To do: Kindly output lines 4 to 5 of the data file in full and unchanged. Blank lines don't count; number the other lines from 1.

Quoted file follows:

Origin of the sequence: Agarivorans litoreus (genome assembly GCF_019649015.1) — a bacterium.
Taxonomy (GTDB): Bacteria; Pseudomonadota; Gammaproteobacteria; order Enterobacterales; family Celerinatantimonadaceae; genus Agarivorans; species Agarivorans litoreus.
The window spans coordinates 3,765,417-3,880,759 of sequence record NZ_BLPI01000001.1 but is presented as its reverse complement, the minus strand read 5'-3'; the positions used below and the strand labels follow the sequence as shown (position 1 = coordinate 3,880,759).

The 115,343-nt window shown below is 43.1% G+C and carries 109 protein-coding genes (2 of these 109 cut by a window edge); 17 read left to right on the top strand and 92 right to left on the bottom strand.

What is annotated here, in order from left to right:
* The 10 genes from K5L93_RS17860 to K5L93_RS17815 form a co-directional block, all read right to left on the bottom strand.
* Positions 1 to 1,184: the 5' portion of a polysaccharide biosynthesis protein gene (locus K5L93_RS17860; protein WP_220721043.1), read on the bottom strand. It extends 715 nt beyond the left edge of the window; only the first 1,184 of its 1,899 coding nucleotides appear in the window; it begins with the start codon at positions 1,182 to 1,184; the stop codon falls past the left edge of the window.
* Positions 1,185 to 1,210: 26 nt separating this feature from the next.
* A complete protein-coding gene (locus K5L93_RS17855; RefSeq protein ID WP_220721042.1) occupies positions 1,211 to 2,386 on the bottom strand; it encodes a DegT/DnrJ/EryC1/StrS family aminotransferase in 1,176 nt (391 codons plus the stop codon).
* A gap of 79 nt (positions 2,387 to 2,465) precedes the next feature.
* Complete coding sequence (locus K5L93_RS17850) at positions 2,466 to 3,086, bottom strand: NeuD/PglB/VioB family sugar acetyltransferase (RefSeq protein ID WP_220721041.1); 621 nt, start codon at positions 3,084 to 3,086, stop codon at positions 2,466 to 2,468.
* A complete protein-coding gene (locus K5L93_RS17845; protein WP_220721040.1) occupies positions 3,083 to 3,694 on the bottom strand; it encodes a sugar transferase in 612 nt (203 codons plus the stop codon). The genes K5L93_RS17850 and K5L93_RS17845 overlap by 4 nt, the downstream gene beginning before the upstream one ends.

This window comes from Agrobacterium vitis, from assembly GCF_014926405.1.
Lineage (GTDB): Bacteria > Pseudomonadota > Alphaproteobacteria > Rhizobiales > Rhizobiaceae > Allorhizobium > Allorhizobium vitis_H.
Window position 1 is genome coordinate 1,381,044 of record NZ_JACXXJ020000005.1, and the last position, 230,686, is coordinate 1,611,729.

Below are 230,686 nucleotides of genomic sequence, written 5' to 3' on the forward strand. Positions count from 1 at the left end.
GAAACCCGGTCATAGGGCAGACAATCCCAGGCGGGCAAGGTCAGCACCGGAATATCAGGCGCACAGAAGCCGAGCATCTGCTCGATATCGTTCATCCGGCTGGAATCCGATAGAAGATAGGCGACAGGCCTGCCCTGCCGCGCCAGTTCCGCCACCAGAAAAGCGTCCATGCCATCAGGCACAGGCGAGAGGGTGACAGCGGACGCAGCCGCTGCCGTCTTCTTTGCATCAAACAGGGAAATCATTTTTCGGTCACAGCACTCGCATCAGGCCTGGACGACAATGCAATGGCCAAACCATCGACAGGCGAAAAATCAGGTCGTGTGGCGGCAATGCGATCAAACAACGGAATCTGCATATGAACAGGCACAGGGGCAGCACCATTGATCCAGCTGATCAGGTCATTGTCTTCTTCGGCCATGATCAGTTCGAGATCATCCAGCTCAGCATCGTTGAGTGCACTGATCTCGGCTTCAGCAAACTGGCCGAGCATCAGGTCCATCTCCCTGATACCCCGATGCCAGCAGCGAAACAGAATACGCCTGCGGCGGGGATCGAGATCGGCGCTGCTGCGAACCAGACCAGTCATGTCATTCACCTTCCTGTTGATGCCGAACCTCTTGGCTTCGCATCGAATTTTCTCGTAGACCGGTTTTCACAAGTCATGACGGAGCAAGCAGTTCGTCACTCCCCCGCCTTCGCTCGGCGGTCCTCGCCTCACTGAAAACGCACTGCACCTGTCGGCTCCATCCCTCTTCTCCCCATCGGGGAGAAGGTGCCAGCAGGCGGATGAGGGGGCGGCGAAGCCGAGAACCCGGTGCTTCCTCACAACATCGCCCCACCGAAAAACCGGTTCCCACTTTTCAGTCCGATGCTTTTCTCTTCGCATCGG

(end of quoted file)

The 115,343-nt window shown below is 43.1% G+C and carries 109 protein-coding genes (2 of these 109 cut by a window edge); 17 read left to right on the top strand and 92 right to left on the bottom strand.

What is annotated here, in order from left to right: